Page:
After 154 years, Louisa May Alcott’s novel Little Women continues to touch the hearts of many readers worldwide. Alcott’s tale of sisterly bonds and welcoming fate speaks to a modern audience in its sympathy toward these two subjects. However, while she enjoyed her literary pursuits, Little Women was not written with the intention of being Alcott’s prime work of self-expression. It was, in its sincerest form, a cash grab.
Louisa May Alcott, a name that conjures images of domestic tranquility and sisterly love in the minds of readers, may not have been as enamored with her most famous work, Little Women, as one might assume. Her lack of passion for Little Women is symptomatic of the compromises female authors often had to make in a 19th-century literary landscape dominated by the expectation of romance. In most cases, it would be challenging to find a book from this period where even the boldest and most unconventional of women in literature didn’t wind up married or dead by the end of the book.
Louisa May Alcott, born in 1832, was a woman ahead of her time. A staunch advocate for women’s rights and independence, Alcott was also a prolific writer. However, the tension between her personal beliefs and societal expectations often found its way into Little Women, her most notable work. While the novel is a classic of American literature, Alcott herself had mixed feelings about it, referring to it as a “moral pap for the young” in Louisa May Alcott: Her Life, Letters, and Journals.
The pressure to write marketable stories with a romantic component was required for success during Alcott’s time. Female authors were expected to cater to the prevailing tastes of their predominantly female readership, which often meant incorporating romantic elements into their narratives. Of course, if these protagonists did not marry, they wound up dead (since that was seemingly more acceptable than winding up by themselves).
This expectation was a double-edged sword. On one hand, it ensured the financial success of their works, but on the other hand, it constrained their creative freedom and sometimes led to works that did not fully reflect the author’s passions or beliefs. In Alcott’s case, the financial incentive was getting the money needed to provide for her family.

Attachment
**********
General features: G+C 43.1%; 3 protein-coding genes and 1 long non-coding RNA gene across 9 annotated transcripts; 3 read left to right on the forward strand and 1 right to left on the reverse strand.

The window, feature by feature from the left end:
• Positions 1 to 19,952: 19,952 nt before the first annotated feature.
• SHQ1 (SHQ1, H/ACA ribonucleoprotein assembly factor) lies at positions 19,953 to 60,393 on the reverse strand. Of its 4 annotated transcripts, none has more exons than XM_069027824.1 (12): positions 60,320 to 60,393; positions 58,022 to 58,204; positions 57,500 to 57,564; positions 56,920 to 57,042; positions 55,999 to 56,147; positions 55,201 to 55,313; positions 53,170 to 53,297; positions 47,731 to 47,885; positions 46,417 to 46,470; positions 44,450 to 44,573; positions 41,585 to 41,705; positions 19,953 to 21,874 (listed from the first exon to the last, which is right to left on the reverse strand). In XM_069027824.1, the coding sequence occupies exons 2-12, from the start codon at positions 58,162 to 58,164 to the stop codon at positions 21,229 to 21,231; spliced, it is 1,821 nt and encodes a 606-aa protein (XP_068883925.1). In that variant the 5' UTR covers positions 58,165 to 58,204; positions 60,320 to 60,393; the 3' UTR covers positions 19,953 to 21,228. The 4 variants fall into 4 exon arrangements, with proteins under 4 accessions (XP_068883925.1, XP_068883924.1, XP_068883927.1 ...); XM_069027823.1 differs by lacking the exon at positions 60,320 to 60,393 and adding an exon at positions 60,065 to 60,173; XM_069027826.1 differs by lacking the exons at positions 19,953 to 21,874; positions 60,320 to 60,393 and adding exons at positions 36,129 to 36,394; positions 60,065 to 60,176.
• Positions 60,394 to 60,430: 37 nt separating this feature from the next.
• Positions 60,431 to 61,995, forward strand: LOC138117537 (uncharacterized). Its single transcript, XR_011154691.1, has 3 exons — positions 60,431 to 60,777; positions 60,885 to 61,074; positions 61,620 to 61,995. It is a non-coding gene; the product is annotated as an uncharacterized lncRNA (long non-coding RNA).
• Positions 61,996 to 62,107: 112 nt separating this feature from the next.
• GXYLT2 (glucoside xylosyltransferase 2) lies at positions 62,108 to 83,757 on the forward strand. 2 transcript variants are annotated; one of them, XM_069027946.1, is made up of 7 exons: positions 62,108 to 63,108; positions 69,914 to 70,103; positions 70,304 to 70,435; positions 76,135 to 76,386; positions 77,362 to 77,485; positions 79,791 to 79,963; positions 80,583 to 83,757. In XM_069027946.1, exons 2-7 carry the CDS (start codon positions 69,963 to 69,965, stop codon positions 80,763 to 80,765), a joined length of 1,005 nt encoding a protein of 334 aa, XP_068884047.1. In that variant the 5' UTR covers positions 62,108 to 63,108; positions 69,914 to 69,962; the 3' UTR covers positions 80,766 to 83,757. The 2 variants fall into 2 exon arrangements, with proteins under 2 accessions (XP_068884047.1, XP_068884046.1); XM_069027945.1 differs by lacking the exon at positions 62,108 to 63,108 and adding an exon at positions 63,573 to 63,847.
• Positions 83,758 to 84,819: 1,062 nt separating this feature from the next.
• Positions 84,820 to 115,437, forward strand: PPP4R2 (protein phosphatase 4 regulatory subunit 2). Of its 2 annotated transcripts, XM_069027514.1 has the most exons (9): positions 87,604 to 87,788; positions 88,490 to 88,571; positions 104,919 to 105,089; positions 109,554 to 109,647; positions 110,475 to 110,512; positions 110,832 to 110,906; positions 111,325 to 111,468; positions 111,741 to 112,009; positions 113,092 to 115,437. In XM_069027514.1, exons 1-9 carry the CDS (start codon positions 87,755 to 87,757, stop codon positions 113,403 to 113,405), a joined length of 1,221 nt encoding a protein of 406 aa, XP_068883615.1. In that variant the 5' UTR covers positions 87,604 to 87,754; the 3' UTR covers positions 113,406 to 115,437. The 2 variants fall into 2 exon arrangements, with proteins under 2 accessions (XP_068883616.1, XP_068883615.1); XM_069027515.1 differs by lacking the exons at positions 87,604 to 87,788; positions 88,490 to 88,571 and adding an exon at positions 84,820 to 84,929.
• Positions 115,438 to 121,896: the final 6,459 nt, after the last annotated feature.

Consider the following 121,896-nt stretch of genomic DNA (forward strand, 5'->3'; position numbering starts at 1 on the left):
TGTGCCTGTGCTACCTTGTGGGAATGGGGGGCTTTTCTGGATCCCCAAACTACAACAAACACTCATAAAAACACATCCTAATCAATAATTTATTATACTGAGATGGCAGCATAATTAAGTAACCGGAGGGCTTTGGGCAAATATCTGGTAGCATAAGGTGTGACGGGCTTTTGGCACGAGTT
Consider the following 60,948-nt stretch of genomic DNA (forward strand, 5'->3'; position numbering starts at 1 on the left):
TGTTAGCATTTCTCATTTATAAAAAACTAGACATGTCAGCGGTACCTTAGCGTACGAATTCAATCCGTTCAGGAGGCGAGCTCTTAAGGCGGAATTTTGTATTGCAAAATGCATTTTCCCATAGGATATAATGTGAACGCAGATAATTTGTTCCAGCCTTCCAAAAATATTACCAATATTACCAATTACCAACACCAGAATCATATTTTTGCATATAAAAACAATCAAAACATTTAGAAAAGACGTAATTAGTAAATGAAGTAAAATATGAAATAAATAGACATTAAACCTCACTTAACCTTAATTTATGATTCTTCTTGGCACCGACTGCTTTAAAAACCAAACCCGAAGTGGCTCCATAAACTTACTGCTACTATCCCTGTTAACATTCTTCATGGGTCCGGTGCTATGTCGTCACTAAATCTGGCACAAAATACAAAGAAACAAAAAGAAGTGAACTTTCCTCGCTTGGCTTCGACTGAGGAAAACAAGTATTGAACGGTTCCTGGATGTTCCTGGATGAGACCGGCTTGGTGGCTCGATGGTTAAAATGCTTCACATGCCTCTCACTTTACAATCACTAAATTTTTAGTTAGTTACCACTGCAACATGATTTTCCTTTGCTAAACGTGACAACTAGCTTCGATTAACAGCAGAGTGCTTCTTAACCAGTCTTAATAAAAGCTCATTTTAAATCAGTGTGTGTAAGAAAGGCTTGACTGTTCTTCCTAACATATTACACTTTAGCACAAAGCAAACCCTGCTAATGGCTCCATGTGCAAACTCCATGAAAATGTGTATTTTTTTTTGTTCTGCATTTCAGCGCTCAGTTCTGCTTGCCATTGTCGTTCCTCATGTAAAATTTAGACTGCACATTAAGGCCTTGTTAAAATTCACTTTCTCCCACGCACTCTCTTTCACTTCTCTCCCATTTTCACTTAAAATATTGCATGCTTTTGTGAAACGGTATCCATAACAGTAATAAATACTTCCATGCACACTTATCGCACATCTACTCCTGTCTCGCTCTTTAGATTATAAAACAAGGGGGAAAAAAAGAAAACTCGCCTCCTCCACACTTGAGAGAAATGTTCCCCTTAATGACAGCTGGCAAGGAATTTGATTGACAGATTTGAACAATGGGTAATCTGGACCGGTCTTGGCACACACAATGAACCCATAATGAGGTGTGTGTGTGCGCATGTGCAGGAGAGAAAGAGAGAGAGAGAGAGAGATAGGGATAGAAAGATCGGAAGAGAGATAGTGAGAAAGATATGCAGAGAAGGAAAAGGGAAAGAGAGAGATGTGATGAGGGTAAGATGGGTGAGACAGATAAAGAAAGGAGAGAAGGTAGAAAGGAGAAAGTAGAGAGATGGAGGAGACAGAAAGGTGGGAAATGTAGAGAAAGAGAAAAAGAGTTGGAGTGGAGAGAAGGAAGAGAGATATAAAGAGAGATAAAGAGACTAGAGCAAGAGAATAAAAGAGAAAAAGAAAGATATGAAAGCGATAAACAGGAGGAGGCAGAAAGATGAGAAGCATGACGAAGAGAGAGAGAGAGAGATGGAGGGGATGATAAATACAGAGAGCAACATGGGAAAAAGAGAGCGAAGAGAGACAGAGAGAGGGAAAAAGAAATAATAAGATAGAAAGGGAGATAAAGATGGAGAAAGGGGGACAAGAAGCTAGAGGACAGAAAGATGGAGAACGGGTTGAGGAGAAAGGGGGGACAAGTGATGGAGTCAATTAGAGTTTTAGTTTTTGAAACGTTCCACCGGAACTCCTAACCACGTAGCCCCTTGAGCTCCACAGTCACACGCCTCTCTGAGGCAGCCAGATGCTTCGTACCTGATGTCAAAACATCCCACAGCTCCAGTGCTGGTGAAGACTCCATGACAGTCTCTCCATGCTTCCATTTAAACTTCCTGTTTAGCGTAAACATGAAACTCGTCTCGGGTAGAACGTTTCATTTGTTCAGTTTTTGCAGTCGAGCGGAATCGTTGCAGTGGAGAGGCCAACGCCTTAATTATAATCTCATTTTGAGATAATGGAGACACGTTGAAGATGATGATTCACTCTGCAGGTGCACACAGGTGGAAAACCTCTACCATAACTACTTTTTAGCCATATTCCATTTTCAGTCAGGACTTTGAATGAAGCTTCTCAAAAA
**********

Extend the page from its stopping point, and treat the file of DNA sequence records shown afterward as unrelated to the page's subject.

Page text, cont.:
Alcott was truly interested in writing horror and suspense stories. Of course, at the dawn of Victorian society, a woman writing about such things was a social taboo. This led to most of Alcott’s early gothic tales being published anonymously. She wrote these novels under the pen name A.M. Bernard. Such stories included dark tales like The Abbot’s Ghost, which is a tale of curses and redemption. These stories also featured liberated women following sensational passions across the high seas and in glamorous locales. She wrote dozens of these stories for women’s magazines but earned only a small amount.
As most readers now know, Little Women hints at Alcott’s own struggles with balancing her personal convictions with the demands of the market. The novel is not devoid of romance; it contains romantic subplots involving the March sisters. However, it is important to note that these romantic elements were added at the urging of her publisher, who believed that the inclusion of such storylines would boost sales. In her letters and journal entries, Alcott expressed her reluctance to write these romantic scenes, often referring to them as “mush” and “lovey stuff.”
The character of Jo March, one of the novel’s heroines, is particularly significant in understanding Alcott’s ambivalence. Jo is independent, headstrong, and fiercely individualistic, qualities that mirror Alcott’s own beliefs. Alcott herself aspired to pursue a “spinster” lifestyle, free to write whatever she pleased without the constraints of marriage.
Jo’s rejection of conventional femininity and her pursuit of a career as a writer rather than marriage was a revolutionary choice in a time when marriage was often seen as the ultimate goal for women. However, under pressure from her publisher and societal expectations, Alcott eventually made Jo marry Professor Bhaer, a decision she made begrudgingly. This is where Alcott and her creation must diverge, as Alcott herself never married or had kids.
While the request for romance deeply irritated Alcott, she might have had the last laugh. With her audience being mostly young girls, many of her requests for a marketable ending were to have Jo marry her friend Laurie. In her journal, Alcott noted, “Girls write to ask who the little women marry as if that was the only end and aim of a woman’s life. I won’t marry Jo to Laurie to please anyone.” Of course, Jo does still marry, but not to Laurie, who many readers favored. Alcott wrote to a friend, “out of perversity” she “made a funny match” for Jo in the sequel. She would be paired with, not the smooth, polished Laurie, but the old and slightly awkward Professor Bhaer.
While Alcott may not have treasured Little Women like most of the readers in her target audience, one could argue that it presents a soft rebellion to the expectations of the time. At a time when female authors were forced to navigate a narrow path between their own creative integrity and market expectations, Alcott presented a protagonist who wanted to push beyond societal limitations.
The true romance present was a female author’s forbidden love for freely weaving together intricate stories with complex protagonists. This novel was not her favorite creation, but it was one that many readers could relate to, including herself. Some readers may even reflect on the novel’s more subliminal message of being forced to compromise one’s own wishes for the road that is expected of them as they approach adulthood. Like Jo March, Alcott craved not the confines of marriage and kids at that time, but rather freedom and independence.
For some insightful quotes from Louisa May Alcott, click here!